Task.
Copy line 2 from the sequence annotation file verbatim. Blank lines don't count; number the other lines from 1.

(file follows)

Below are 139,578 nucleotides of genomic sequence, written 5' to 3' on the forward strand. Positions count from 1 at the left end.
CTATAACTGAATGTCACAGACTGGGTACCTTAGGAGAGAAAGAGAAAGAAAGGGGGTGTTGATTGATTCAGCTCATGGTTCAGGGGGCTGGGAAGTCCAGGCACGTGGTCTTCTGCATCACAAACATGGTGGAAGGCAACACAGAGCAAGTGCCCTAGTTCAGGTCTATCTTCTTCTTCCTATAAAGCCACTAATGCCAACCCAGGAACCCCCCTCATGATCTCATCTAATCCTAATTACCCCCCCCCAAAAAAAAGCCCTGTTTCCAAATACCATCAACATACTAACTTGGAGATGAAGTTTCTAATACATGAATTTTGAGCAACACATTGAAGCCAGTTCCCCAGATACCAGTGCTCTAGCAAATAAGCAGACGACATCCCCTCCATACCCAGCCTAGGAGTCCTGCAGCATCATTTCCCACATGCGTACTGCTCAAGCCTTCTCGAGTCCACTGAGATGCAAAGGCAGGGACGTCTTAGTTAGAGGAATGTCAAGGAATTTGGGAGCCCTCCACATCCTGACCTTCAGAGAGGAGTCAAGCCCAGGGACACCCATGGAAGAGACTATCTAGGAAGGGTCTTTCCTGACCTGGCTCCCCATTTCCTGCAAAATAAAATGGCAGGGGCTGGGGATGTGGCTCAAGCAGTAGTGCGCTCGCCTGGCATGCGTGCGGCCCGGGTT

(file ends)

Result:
CTATAACTGAATGTCACAGACTGGGTACCTTAGGAGAGAAAGAGAAAGAAAGGGGGTGTTGATTGATTCAGCTCATGGTTCAGGGGGCTGGGAAGTCCAGGCACGTGGTCTTCTGCATCACAAACATGGTGGAAGGCAACACAGAGCAAGTGCCCTAGTTCAGGTCTATCTTCTTCTTCCTATAAAGCCACTAATGCCAACCCAGGAACCCCCCTCATGATCTCATCTAATCCTAATTACCCCCCCCCAAAAAAAAGCCCTGTTTCCAAATACCATCAACATACTAACTTGGAGATGAAGTTTCTAATACATGAATTTTGAGCAACACATTGAAGCCAGTTCCCCAGATACCAGTGCTCTAGCAAATAAGCAGACGACATCCCCTCCATACCCAGCCTAGGAGTCCTGCAGCATCATTTCCCACATGCGTACTGCTCAAGCCTTCTCGAGTCCACTGAGATGCAAAGGCAGGGACGTCTTAGTTAGAGGAATGTCAAGGAATTTGGGAGCCCTCCACATCCTGACCTTCAGAGAGGAGTCAAGCCCAGGGACACCCATGGAAGAGACTATCTAGGAAGGGTCTTTCCTGACCTGGCTCCCCATTTCCTGCAAAATAAAATGGCAGGGGCTGGGGATGTGGCTCAAGCAGTAGTGCGCTCGCCTGGCATGCGTGCGGCCCGGGTT